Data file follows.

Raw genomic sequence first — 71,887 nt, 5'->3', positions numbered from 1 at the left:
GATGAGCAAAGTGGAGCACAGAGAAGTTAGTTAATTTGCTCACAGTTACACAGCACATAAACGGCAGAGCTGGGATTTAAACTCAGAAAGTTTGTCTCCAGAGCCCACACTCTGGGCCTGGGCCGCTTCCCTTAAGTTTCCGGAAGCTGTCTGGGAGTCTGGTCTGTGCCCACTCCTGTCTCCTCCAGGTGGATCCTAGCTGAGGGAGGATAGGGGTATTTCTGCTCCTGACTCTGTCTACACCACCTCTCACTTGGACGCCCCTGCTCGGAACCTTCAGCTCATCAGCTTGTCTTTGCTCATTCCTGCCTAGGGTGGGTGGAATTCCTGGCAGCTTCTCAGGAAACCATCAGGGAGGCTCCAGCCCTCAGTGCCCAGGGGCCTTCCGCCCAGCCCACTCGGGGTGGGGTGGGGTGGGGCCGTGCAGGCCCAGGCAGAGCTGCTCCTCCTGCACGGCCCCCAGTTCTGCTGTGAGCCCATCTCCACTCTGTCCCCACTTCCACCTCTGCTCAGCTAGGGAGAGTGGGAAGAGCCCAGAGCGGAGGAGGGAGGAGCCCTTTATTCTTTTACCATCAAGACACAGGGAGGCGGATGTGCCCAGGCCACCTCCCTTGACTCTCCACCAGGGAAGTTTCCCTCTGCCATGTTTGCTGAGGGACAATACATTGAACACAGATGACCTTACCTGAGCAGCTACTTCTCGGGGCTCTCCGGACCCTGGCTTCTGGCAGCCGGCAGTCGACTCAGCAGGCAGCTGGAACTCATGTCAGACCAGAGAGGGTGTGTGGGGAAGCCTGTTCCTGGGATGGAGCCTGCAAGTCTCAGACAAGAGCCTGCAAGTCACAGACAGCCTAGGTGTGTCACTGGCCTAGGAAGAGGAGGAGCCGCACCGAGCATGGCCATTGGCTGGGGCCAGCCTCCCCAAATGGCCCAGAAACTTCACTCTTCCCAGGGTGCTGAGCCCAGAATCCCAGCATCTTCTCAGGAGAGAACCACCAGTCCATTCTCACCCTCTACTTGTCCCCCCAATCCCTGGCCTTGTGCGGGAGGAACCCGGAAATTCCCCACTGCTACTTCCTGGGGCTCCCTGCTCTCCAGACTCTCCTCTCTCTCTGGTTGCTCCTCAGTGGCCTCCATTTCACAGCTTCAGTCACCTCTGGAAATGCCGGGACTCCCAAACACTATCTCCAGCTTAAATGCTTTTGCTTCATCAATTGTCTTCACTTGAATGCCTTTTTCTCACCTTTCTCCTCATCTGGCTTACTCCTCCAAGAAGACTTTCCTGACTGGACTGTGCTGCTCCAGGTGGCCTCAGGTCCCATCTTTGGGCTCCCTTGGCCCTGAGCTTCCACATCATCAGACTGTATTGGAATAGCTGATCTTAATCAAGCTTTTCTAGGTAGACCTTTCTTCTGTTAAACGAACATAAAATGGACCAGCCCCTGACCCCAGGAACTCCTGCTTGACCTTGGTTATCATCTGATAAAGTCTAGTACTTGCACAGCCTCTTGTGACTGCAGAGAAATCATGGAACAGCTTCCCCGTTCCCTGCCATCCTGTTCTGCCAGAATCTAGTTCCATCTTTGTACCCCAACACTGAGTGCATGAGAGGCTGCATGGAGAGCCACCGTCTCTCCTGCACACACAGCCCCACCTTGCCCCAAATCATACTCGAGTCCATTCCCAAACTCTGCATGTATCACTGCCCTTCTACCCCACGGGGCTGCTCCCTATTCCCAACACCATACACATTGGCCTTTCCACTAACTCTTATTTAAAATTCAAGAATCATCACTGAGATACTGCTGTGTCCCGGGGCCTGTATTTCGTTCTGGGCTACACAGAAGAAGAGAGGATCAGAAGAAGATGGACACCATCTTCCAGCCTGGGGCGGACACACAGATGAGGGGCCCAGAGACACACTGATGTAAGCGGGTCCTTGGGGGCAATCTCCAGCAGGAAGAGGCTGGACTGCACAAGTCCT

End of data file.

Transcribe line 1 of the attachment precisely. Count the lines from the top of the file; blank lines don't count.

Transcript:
Raw genomic sequence first — 71,887 nt, 5'->3', positions numbered from 1 at the left: